Are your friends, family or partner encouraging you to take a yoga class with them? Are you curious as to what the fuss is all about? Want a little insider info to help you get on the mat? Read on.
I started doing yoga about 10 years ago as the result of my wife begging to me come along and join her on the mat. She was practising yoga daily and had decided to study to become a teacher, so I was left with no alternative but to at least try. I must admit that first class was challenging, but never in my life had I felt so good. It was totally different to any other physical activity I had done before. My muscles were worked, my back felt better than it had in years – I felt both powerful and relaxed at the same time. I can honestly say that day changed my life.
A consistent yoga practice can provide you with increased flexibility, stronger muscles, healthy joints, core strengthening, cardiovascular conditioning, weight loss, lower stress levels and increased focus and concentration.
I know this sounds fantastic and you want to give it a go, but you are not sure where to start. The following tips will help you get on your mat and start your yoga journey. Enjoy the ride!
1) Choose the right class
There are so many different practices for you to choose from so it is important to find a practice that supports your current physical condition. Some popular styles are Hot Yoga, Bikram, Vinyasa, Ashtanga, Iyengar, Power Yoga or Yin. Many studios offer beginner friendly classes so I would suggest starting with those first.
2) Get a yoga mat
Although most studios offer rental mats I recommend having your own. You can buy them at your local yoga studio or almost any sports store. By having your own mat you are not only making a commitment to practice but seeing it rolled up in the corner serves as a reminder for you to get to class!
3) Purchase an introductory yoga pass
Most studios offer new students an unlimited pass to try out their studio for anything from one to two weeks. These passes are great value for money as you will get to practice for a week or two for the cost of a casual class. Use the unlimited pass as many times as you can to see if the studio is the right one for you.
4) Take care of yourself
It is said that in yoga we leave our ego at the door. Listen to the instructions, drop the idea that you need to impress anyone and do what feels right. Don’t over stretch yourself and take care of your body. Injuries generally occur when we don’t listen and are disconnected with what is happening.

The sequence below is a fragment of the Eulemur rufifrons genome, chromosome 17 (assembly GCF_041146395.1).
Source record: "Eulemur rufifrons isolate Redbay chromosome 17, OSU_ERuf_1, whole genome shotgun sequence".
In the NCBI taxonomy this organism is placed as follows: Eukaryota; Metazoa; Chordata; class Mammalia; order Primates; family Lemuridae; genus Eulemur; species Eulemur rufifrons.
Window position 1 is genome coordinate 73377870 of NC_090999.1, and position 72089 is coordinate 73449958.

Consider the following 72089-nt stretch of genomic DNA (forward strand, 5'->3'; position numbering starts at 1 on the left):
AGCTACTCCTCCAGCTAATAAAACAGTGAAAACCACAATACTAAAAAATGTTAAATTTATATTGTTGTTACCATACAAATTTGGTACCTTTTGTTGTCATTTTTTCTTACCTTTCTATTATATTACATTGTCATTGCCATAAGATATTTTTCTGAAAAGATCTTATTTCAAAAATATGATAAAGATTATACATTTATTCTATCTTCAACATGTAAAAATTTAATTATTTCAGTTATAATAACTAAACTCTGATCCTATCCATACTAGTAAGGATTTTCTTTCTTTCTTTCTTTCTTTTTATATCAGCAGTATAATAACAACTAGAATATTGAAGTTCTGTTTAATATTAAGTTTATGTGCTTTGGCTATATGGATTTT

For me, the breath is one of the most important parts of the practice. Not only does it help you to get into the postures more easily and with more care it also relaxes your mind and increases your focus. You might hear different breathing techniques being mentioned during the class. Learn as much as you can but my advice is not to get overwhelmed. Have a steady even rhythm of breathing and enjoy the practice. One of the leading authorities of yoga in the past century Krishnamacharya says “If you can breathe you can do yoga”
6) Take a “no judgement” approach
Remember this is your very first class! Be kind to yourself. A marathon runner does not start off with long distances. Take it one step at a time
7) Shatter the “Yoga Myth”
Many new students think that people in the class will judge them because they are not flexible or can’t balance. This is far from the truth – no one else has time to worry about you – they are too busy taking care of themselves!
8) Come with an open mind and have fun!
You are doing something completely different than what you are used to. Have an open minded approach, smile and have fun! It is an exciting time as you learn and discover something new.
These tips are from my personal experience as a yoga teacher and practitioner. I hope that you find them helpful and they inspire you to search out your local studios. Enjoy!
Wanderlust Festival, LLC is a producer of large-scale lifestyle festival events focusing on yoga, music and wellness. Its flagship festival, Wanderlust, was first launched in Squaw Valley, California in 2009 and has already become the largest multi-day yoga event in the world as well as a significant player in the larger US festival market.